Archive for July 18th, 2012

I hate commuting. I mean, nobody likes commuting — what’s to like about crawling along in endless traffic with your only form of distraction the mind-numbing yammering from the lowest rung on the evolutionary ladder:  “wacky” morning zoo disc jockeys — but I’m going to go ahead and guess I hate commuting more than most. Back when I lived in New Jersey, I used to angrily send cell phone pictures of the bumper to bumper traffic on Rt. 1 to my wife in a desperate plea for her to allow us to move as far away from a mega-mall as humanly possible.

Nevertheless, until the government stops dragging its feet on teleportation technology, the daily commute is here to stay, so we may as well understand the tax treatment of any expenses incurred to get you to and from the cracker factory. Yesterday, the Tax Court decided Saunders v. Commissioner, which served little purpose other than to remind us just how ridiculously complicated these rules are. If you’ve ever wondered whether broadening the tax base by getting rid of a bunch of deductions would be a good thing, read the rules discussed below, and remind yourself just how much simpler this all could be.  

So let’s use Saunders as an opportunity to brush up on the tax treatment of commuting costs and clear up some of the confusion regarding when a taxpayer can deduct the cost of driving to work. On to the Q&A:

Q: Wait…are you saying I could have been deducting my mileage or actual travel expenses for my daily drive to the office all this time?

A: Sorry if I misled you, but no. The one rule that’s clear is this: Your cost of commuting between your residence and your regular place of business or employment is a nondeductible personal expense. Treas. Reg. §1.162-2(e) and 1.262- 1(b)(5). So if you’re a lawyer and every morning you wake up and head to your office in Newark, the cost to travel to and from Newark is not deductible.  

Q: What if I have multiple offices or work locations and I travel to and from each of them? What can I do with those costs?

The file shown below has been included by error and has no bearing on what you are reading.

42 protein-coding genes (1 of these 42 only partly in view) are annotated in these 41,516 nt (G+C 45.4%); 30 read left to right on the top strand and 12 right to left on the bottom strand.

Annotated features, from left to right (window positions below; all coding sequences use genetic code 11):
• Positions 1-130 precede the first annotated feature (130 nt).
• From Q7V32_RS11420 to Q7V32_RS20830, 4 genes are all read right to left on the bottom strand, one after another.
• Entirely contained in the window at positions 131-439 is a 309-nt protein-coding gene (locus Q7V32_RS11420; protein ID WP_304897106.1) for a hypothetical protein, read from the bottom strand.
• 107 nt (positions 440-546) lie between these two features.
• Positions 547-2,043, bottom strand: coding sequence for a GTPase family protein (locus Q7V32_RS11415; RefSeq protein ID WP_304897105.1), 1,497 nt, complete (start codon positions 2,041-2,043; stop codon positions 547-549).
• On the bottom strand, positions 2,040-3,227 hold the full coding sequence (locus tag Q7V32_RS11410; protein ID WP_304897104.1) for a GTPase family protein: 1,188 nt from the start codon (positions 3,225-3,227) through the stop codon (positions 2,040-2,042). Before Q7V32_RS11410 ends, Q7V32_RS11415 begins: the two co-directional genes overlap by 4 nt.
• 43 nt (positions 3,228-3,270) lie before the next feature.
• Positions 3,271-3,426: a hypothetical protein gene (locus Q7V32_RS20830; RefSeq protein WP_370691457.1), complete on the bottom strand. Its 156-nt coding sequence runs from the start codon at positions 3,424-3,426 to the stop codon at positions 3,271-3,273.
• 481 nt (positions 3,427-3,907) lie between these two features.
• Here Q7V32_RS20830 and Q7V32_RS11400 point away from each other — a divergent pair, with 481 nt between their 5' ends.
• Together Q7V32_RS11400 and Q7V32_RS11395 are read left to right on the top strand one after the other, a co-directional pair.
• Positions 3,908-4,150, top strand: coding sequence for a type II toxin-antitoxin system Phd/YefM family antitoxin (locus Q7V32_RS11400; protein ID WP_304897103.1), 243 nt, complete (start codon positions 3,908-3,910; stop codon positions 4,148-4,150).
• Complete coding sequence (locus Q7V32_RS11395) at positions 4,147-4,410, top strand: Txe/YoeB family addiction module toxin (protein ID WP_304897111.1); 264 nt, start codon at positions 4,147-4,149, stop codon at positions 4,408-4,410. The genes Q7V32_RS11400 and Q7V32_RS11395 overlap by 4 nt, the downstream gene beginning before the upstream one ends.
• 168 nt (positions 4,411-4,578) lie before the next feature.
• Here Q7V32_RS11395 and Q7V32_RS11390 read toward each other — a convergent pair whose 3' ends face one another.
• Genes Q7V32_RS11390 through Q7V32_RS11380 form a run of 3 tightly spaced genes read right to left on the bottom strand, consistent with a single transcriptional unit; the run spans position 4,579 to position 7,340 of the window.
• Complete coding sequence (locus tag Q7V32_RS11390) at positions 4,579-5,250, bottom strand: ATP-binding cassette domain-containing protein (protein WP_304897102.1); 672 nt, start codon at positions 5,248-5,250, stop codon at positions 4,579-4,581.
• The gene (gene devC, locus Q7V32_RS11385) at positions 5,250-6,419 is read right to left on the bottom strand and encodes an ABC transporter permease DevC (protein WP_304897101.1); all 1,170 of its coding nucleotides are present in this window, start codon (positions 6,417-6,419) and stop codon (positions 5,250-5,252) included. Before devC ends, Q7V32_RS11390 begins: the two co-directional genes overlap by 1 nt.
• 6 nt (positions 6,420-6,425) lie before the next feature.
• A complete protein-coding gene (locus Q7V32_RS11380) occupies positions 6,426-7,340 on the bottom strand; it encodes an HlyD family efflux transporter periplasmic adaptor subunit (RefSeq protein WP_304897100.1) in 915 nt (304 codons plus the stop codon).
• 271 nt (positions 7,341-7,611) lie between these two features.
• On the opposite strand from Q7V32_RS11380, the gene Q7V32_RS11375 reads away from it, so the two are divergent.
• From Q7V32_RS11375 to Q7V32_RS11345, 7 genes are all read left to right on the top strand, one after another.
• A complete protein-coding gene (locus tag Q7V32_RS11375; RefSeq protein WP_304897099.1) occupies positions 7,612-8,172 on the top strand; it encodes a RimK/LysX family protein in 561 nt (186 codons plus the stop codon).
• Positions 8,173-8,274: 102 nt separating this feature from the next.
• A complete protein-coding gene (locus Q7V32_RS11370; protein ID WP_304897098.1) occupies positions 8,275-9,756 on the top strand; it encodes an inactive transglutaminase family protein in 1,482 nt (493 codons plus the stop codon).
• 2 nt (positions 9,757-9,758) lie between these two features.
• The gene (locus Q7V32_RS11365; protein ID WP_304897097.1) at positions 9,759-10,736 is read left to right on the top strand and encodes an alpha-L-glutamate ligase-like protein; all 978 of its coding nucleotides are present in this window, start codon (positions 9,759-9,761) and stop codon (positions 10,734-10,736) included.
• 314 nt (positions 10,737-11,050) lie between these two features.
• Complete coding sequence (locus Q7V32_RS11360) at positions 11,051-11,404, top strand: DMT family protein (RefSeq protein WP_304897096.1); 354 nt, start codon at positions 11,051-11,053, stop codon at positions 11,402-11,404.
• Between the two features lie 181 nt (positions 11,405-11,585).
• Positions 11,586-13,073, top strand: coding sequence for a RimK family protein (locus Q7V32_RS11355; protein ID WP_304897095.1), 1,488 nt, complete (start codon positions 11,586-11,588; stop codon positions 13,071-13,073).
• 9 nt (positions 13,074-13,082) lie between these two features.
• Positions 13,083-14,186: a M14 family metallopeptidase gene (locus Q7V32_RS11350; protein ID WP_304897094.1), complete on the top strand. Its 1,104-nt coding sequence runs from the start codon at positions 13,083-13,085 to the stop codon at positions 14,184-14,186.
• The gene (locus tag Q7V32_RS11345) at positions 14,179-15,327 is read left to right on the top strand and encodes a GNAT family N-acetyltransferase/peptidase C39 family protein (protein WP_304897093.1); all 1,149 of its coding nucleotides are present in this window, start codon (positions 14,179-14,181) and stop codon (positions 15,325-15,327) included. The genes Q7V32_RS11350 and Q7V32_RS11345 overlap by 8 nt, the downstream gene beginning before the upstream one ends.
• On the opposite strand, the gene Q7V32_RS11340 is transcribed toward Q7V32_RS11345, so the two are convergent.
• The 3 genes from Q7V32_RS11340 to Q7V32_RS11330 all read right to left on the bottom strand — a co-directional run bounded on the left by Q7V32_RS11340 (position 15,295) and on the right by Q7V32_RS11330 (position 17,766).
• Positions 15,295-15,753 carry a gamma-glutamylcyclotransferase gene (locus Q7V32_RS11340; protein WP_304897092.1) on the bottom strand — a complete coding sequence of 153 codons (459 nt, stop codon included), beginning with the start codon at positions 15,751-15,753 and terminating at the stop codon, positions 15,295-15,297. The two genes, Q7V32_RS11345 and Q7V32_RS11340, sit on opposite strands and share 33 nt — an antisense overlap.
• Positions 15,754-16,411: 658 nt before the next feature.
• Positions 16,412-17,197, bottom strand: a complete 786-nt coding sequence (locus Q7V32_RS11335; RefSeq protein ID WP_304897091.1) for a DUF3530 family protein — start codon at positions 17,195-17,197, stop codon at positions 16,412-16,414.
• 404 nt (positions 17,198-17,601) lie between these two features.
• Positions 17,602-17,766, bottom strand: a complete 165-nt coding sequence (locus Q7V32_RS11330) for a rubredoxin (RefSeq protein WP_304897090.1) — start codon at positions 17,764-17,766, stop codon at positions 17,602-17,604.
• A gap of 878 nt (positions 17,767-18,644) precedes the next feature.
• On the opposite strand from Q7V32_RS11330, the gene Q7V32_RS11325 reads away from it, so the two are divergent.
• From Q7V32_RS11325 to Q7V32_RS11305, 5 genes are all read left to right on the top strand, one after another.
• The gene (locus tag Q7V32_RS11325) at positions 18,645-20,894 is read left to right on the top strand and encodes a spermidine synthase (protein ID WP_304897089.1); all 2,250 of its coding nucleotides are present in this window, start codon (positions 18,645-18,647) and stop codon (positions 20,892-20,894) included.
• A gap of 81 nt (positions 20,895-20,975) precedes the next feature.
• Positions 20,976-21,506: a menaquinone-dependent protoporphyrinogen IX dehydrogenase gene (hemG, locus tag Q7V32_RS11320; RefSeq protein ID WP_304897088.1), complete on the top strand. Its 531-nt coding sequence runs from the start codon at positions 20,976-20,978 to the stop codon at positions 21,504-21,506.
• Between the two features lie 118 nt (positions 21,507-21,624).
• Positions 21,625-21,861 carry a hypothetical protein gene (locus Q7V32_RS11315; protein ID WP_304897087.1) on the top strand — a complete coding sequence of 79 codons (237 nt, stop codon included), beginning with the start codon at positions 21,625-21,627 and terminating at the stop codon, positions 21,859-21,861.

A: Good question, and here’s where things get complicated. We’ve got to break these costs up depending on the direction your traveling and the nature of your work locations, and that’s gonna’ take a little explaining. But know this much: once you’ve started your day by heading from your house to the office, if you leave the office and head to a second (or third, or fourth…) work location, the costs of going between the first office and the other business locations are generally deductible. Rev. Rul. 55-109. So if our lawyer in the example above goes from home to the Newark office and then from the Newark office to the NYC office, the costs of traveling from the Newark office to the NYC office are deductible.

Q: OK, but what if I leave my house and don’t go straight to my main office, but rather go to a different work place. Are those expenses deductible, or is that still considered my daily commute?

A: Depends. And it depends on a couple of things, unfortunately. First, you have to decide if your various places of business are REGULAR or TEMPORARY work locations under the meaning of the tax law.

Q: What the hell does that mean?

A: Hey…don’t take that tone with me. I’m trying to help you out. The following tests are used to determine if a work site is TEMPORARY:

  • If employment at a work location is realistically expected to last (and does in fact last) for 1 year or less, the employment is temporary in the absence of facts and circumstances indicating otherwise.
  • If employment at a work location is realistically expected to last for more than 1 year or there is no realistic expectation that the employment will last for 1 year or less, the employment is not temporary, regardless of whether it actually exceeds 1 year.
  • If employment at a work location initially is realistically expected to last for 1 year or less, but at some later date the employment is realistically expected to exceed 1 year, that employment will be treated as temporary (in the absence of facts and circumstances indicating otherwise) until the date that the taxpayer’s realistic expectation changes, and will be treated as not temporary after that date.

So if you’re an auditor, and you get assigned to a job that expects to put you at a client site for more than 1 year, it is NOT temporary. If it’s expected to last less than one year, that audit site IS temporary. If it’s originally supposed to last less than one year but that expectation ends up changing…well, you get it. It’s temporary through that date, and regular after.

Q: So then a REGULAR work location is defined in the negative, right? As in…any work location that’s not TEMPORARY is REGULAR?

A: Yes. Believe it or not, the authorities on the subject don’t make that clear, and as a result, it’s a common source of confusion.

Q:  Is there any other guidance on TEMPORARY versus REGULAR?